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Did King Charles I have Asperger’s syndrome?

22 August 2014

New research suggests that the King's medical condition may have affected his decision-making, but it did not prevent his saving the Church of England, argues Robert Beaken

TODAY is the anniversary of the start of the English Civil War in 1642, which began when King Charles I raised his royal standard at Nottingham. The more I have studied Charles I, the more grateful I feel that it has not been my lot to live in the second quarter of the 17th century. There is a sad sense, as one looks at the late 1630s and '40s, of events' spinning out of control, and in different directions; so what might have resolved problems in Ireland would have exacerbated them in Scotland, and so on.

In England, the unhappy relationship between the Crown and Parliament was a significant factor in the descent into civil war. Much is made by Whig historians of the assertion of the divine right of kings by Charles I; but there was not a monarch in Europe who did not believe in the divine right to some extent.

Elizabeth I and James I believed in such a right, and they both had trouble with their Parliaments, but they were shrewder in their dealings than Charles I.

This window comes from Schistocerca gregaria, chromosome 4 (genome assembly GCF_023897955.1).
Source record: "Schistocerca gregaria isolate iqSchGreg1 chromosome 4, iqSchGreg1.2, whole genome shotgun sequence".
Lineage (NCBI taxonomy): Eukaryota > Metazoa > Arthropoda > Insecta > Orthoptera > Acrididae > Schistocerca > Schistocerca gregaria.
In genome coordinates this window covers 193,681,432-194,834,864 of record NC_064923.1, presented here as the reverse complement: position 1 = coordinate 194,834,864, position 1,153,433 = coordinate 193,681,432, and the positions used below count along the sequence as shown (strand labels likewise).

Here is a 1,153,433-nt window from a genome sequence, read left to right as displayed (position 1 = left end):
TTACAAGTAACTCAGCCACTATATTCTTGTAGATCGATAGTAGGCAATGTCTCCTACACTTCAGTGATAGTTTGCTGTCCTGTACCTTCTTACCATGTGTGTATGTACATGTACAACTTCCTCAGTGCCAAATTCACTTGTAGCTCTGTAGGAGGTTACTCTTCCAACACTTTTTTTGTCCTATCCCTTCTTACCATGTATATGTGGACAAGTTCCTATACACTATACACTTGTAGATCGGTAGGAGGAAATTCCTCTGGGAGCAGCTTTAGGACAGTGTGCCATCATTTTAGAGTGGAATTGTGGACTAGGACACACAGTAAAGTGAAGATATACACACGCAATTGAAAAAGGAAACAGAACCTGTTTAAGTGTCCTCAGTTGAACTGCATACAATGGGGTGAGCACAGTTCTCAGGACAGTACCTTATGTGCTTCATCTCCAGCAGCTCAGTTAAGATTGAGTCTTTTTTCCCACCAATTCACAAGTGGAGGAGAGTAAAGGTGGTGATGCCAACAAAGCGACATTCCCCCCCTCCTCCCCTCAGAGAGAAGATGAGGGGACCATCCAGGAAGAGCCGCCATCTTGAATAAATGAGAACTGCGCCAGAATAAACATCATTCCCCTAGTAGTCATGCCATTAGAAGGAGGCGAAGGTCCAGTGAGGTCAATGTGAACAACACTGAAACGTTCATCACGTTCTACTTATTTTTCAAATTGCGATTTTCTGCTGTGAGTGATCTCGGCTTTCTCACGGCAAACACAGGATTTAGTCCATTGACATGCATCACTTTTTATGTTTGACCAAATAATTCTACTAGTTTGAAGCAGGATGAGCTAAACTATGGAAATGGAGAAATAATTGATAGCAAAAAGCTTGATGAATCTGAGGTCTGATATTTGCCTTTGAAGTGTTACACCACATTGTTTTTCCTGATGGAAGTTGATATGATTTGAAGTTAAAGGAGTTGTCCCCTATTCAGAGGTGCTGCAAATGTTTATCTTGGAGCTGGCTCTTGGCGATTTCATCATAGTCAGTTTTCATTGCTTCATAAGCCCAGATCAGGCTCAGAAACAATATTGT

Another, and probably more significant, problem was religion. The year 1562, in which the Thirty-Nine Articles of Religion were published, was probably the high water mark of Calvinist influence in the Church of England. After this, there was a gradual divergence. In academic circles, there was something of a rediscovery of Patristics.

To read the Greek Fathers, however, is to be exposed to ecclesiology and sacramental theology, among other things. There was, consequently, a gradual clawing back of a more apostolic and thus Catholic understanding of Christianity. One might think of writers such as Hooker, Cosin, Andrewes, Taylor, and Thorndike.

Then there was the experiment in community life at Little Gidding, which Charles I visited three times. Nor must one forget Archbishop Laud's promotion of more reverent worship. Although it was not directly related, the spread of the theology known as Arminianism also undermined the Calvinistic influence.

This more Catholic view of Anglicanism, however, was only ever the vision of a minority of more educated people. The 16th and early 17th centuries saw the growth of more extreme Protestantism, notably Presbyterianism, and a whole host of smaller sects.